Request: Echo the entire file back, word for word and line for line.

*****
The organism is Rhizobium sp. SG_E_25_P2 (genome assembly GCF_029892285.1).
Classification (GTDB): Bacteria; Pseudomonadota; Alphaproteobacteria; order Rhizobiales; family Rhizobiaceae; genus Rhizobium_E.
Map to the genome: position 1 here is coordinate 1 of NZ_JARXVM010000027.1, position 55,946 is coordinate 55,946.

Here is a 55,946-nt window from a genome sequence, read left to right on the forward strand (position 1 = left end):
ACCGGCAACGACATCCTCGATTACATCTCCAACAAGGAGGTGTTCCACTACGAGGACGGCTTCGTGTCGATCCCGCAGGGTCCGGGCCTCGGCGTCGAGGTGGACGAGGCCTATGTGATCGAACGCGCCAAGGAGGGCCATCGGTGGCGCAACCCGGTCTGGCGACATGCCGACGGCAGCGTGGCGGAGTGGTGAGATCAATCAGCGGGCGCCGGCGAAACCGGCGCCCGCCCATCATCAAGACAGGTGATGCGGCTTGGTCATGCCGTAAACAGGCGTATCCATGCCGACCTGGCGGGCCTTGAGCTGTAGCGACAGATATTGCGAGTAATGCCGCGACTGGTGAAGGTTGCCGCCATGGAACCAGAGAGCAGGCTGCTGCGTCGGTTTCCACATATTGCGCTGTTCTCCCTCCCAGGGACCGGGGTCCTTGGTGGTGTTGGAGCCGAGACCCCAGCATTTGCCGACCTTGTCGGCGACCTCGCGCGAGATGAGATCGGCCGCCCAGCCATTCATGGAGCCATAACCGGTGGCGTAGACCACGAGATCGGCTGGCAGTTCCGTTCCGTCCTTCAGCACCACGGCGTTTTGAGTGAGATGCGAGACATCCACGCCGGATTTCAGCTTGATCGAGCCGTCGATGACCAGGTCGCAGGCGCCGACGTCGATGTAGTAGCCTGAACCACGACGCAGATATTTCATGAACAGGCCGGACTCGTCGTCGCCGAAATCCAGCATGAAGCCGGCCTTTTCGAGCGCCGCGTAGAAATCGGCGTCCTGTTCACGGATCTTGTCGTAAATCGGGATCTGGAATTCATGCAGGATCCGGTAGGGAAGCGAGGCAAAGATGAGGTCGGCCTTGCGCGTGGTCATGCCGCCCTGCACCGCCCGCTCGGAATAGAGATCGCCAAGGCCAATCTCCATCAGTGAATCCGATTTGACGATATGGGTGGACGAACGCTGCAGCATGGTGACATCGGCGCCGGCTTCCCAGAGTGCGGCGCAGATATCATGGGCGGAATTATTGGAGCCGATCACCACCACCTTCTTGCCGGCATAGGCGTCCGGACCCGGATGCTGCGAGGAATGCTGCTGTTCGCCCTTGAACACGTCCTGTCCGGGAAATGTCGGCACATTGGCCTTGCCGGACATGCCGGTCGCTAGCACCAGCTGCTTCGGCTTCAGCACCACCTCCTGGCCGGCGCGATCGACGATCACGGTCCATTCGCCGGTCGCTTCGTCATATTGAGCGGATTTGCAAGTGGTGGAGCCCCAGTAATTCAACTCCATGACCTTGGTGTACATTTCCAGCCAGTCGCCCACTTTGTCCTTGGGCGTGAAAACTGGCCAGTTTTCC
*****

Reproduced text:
The organism is Rhizobium sp. SG_E_25_P2 (genome assembly GCF_029892285.1).
Classification (GTDB): Bacteria; Pseudomonadota; Alphaproteobacteria; order Rhizobiales; family Rhizobiaceae; genus Rhizobium_E.
Map to the genome: position 1 here is coordinate 1 of NZ_JARXVM010000027.1, position 55,946 is coordinate 55,946.

Here is a 55,946-nt window from a genome sequence, read left to right on the forward strand (position 1 = left end):
ACCGGCAACGACATCCTCGATTACATCTCCAACAAGGAGGTGTTCCACTACGAGGACGGCTTCGTGTCGATCCCGCAGGGTCCGGGCCTCGGCGTCGAGGTGGACGAGGCCTATGTGATCGAACGCGCCAAGGAGGGCCATCGGTGGCGCAACCCGGTCTGGCGACATGCCGACGGCAGCGTGGCGGAGTGGTGAGATCAATCAGCGGGCGCCGGCGAAACCGGCGCCCGCCCATCATCAAGACAGGTGATGCGGCTTGGTCATGCCGTAAACAGGCGTATCCATGCCGACCTGGCGGGCCTTGAGCTGTAGCGACAGATATTGCGAGTAATGCCGCGACTGGTGAAGGTTGCCGCCATGGAACCAGAGAGCAGGCTGCTGCGTCGGTTTCCACATATTGCGCTGTTCTCCCTCCCAGGGACCGGGGTCCTTGGTGGTGTTGGAGCCGAGACCCCAGCATTTGCCGACCTTGTCGGCGACCTCGCGCGAGATGAGATCGGCCGCCCAGCCATTCATGGAGCCATAACCGGTGGCGTAGACCACGAGATCGGCTGGCAGTTCCGTTCCGTCCTTCAGCACCACGGCGTTTTGAGTGAGATGCGAGACATCCACGCCGGATTTCAGCTTGATCGAGCCGTCGATGACCAGGTCGCAGGCGCCGACGTCGATGTAGTAGCCTGAACCACGACGCAGATATTTCATGAACAGGCCGGACTCGTCGTCGCCGAAATCCAGCATGAAGCCGGCCTTTTCGAGCGCCGCGTAGAAATCGGCGTCCTGTTCACGGATCTTGTCGTAAATCGGGATCTGGAATTCATGCAGGATCCGGTAGGGAAGCGAGGCAAAGATGAGGTCGGCCTTGCGCGTGGTCATGCCGCCCTGCACCGCCCGCTCGGAATAGAGATCGCCAAGGCCAATCTCCATCAGTGAATCCGATTTGACGATATGGGTGGACGAACGCTGCAGCATGGTGACATCGGCGCCGGCTTCCCAGAGTGCGGCGCAGATATCATGGGCGGAATTATTGGAGCCGATCACCACCACCTTCTTGCCGGCATAGGCGTCCGGACCCGGATGCTGCGAGGAATGCTGCTGTTCGCCCTTGAACACGTCCTGTCCGGGAAATGTCGGCACATTGGCCTTGCCGGACATGCCGGTCGCTAGCACCAGCTGCTTCGGCTTCAGCACCACCTCCTGGCCGGCGCGATCGACGATCACGGTCCATTCGCCGGTCGCTTCGTCATATTGAGCGGATTTGCAAGTGGTGGAGCCCCAGTAATTCAACTCCATGACCTTGGTGTACATTTCCAGCCAGTCGCCCACTTTGTCCTTGGGCGTGAAAACTGGCCAGTTTTCC